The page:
Like most immigrants, Jessica Hippolyte’s parents moved from Haiti to the United States to seek better opportunities for their family. They settled in a predominately white suburban neighborhood in New York. As one of two Black families in their neighborhood, Jessica remembers being a minority whether it was in school, on the soccer field, in stores, etc.
Having immigrated from a country experiencing poverty, Jessica’s parents prioritized her education from a young age as best they could but did not know enough about how to navigate entry into the top tier schools in their region. However, her peer’s parents saw something special in Jessica and suggested to her parents that they enroll her in a boarding school called The Masters School where they believed Jessica would thrive. In addition to academic excellence, the school prided itself on promoting an “anti-bias, anti-racist culture by enrolling mission-aligned learners, thinkers and doers from diverse backgrounds with a variety of passions and perspectives.” Jessica met other minorities just like her.
Throughout her childhood, Jessica volunteered in under-resourced communities. This was driven by her family who deeply valued being of service to others. She can vividly remember her childhood trips to Haiti where her aunt, an infectious disease specialist, ran an HIV clinic called GHESKIO, which saved thousands of lives. Today, GHESKIO is a world-renowned clinic that other countries use as a model for their clinics.
In 2007 during college, after Hurricane Katrina hit New Orleans, Jessica did what was natural to her – she joined students from the Black Student Union and they took a road trip to Louisiana to help. It was here where she first witnessed health inequities in the United States. Jessica recalls thinking how striking it was to see parts of New Orleans untouched by the storm and the poorer parts completely decimated. This experience changed Jessica’s life and served as a catalyst for her to apply to graduate school and obtain her master’s in public health at George Washington University.
By the time Jessica applied for medical school it had been years since taking her undergraduate science courses which resulted in her struggling with the Medical College Admission Test (MCAT). Although her experience and resume were robust, she received low scores and was rejected twice. Her mentor recommended she invest a year or two and go through a premedical post baccalaureate program geared toward underrepresented minorities called MEDPATH at The Ohio State University. It was because of this program that Jessica was able to re-immerse herself in a rigorous academic environment and ultimately bump up her MCAT score significantly.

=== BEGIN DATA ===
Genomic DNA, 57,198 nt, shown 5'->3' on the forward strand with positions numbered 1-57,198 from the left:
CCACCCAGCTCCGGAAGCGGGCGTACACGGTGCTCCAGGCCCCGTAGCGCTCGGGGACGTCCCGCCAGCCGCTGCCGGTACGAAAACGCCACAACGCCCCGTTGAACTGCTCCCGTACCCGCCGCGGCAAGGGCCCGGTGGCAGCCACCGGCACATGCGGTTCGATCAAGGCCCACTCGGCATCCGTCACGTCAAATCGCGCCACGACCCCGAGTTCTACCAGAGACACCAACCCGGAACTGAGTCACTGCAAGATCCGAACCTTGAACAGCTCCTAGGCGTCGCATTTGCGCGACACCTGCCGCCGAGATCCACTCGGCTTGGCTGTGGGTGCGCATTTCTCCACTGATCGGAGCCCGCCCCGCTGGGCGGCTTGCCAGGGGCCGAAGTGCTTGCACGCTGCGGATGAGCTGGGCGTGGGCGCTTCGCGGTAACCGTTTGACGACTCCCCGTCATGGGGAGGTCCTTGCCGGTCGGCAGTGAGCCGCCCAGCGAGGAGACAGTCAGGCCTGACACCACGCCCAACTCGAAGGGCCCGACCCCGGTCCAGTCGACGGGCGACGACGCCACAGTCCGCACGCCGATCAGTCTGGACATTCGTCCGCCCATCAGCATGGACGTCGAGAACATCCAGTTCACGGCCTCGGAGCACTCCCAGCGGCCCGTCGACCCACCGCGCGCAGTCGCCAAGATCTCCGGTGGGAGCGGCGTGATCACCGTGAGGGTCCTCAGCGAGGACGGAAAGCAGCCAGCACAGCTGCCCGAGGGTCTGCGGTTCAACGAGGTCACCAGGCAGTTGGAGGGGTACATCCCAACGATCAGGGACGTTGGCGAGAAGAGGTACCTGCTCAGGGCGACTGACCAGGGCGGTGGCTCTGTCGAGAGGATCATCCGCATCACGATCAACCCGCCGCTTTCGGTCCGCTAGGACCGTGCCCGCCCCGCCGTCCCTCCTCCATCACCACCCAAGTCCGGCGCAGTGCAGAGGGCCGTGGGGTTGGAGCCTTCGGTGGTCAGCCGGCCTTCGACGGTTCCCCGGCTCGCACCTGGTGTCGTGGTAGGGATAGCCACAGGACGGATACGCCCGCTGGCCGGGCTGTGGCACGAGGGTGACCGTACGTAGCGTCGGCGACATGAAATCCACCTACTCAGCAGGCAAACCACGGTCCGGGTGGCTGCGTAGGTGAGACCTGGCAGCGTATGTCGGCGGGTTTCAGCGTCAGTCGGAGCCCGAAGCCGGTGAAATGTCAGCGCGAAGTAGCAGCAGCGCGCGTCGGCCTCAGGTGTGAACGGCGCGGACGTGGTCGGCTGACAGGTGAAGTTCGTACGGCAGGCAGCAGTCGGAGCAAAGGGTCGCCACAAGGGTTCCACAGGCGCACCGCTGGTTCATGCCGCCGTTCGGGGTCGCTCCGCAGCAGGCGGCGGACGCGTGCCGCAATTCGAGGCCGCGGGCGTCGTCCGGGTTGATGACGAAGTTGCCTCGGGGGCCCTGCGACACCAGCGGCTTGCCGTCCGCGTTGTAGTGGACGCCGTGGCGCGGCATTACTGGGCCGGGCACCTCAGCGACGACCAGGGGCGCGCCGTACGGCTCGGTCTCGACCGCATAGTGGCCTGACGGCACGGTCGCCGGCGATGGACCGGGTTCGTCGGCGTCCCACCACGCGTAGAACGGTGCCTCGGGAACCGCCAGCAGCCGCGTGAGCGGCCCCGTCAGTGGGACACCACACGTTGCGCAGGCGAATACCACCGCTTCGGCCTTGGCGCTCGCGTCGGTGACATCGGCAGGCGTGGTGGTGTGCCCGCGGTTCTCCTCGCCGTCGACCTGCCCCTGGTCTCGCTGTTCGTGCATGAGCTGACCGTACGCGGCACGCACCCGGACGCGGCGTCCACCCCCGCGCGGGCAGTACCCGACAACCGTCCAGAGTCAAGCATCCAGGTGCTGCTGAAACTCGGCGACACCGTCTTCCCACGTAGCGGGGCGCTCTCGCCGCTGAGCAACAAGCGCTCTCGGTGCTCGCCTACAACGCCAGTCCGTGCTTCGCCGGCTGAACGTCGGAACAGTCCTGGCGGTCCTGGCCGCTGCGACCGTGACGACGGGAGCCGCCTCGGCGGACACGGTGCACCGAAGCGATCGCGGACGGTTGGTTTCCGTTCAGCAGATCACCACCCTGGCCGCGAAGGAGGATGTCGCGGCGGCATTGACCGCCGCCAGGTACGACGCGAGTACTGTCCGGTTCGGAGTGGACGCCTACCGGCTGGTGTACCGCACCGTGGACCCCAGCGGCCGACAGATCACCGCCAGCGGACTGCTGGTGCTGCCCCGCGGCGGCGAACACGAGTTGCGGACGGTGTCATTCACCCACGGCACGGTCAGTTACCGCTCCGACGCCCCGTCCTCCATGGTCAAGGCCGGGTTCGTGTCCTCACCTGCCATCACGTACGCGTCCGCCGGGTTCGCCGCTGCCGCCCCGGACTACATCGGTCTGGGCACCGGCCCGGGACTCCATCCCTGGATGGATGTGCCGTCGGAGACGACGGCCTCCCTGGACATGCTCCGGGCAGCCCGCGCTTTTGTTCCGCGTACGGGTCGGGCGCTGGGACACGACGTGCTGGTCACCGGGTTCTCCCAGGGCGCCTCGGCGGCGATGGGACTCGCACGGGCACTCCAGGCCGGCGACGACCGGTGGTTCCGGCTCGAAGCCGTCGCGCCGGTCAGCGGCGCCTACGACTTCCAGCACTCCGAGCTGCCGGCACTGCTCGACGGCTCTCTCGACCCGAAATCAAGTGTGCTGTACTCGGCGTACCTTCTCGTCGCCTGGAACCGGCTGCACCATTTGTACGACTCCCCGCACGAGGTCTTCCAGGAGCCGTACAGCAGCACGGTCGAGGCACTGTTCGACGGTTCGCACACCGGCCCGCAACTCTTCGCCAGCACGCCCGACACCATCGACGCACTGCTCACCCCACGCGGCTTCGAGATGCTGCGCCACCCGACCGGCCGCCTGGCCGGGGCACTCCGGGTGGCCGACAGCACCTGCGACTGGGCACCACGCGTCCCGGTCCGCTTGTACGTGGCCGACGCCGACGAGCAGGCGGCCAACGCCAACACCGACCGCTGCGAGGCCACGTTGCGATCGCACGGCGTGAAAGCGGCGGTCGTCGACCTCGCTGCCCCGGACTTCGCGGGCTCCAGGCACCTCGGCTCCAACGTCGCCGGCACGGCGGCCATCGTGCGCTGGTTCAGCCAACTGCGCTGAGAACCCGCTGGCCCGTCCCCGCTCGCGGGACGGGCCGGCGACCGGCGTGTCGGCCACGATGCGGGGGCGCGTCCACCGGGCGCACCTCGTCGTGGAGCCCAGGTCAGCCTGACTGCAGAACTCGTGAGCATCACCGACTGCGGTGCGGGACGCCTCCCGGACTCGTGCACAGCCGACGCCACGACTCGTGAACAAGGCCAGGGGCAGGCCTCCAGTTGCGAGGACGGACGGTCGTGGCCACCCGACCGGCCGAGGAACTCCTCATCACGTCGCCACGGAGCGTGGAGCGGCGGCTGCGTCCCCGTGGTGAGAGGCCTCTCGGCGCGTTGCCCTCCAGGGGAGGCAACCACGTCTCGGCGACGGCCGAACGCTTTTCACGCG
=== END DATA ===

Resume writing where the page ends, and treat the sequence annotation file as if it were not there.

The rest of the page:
Jessica is grateful for that program and for its leader, Dr. Leon McDougle, who interviewed her and accepted her. The program gave her the confidence she needed to persevere. The program also reaffirmed to Jessica that she did not get into medical school because she’s a minority, but rather because she is “deserving of a seat at the table just like everyone else.” For her medical school graduation, she asked Dr. McDougle to “hood her” signifying her success in completing the program. This was a defining moment for her as a Black woman.
When applying for residency it was important for Jessica to be a part of an institution where diversity and inclusion was prioritized. Jessica’s journey at Children’s National started during her 4th year of medical school when she met former chief resident, Dr. Alex Sims, at the Student National Medical Association medical conference. Dr. Sims introduced Jessica to a Children’s National pipeline programs, the Minority Senior Scholarship Program (MSSP), now known as Advancing Diversity in Academic Pediatrics
. This program was created to enhance the diversity of academic pediatricians by exposing medical students from races and ethnicities under-represented in medicine to a career in academic pediatrics. When Jessica began the program, she realized that Children’s National’s MSSP wasn’t just about the clinical experience, but it also offered a unique mentorship and personal investment in each student. Jessica completed MSSP knowing that she wanted to be at Children’s National long-term and a part of its commitment to diversity.
Jessica began the residency program in 2017 and is currently a chief resident. She will complete her position in June but will stay on as a fellow in the Emergency Department
. Jessica will continue to help expand Children’s National’s Diversity and Inclusion program and build a mentorship lattice that will help medical staff better understand health disparities and inequalities in order to better serve patients and families.
“My experiences have shown me that provider and staff diversity is instrumental to addressing racial and ethnic health disparities and overall enhances the cultural sensitivity of everyone at an institution,” says Jessica. “This has been one of my primary reasons for assuming leadership roles and being a part of our hospital and residency program’s efforts.”
Thank you, Dr. Hippolyte, for all that you do!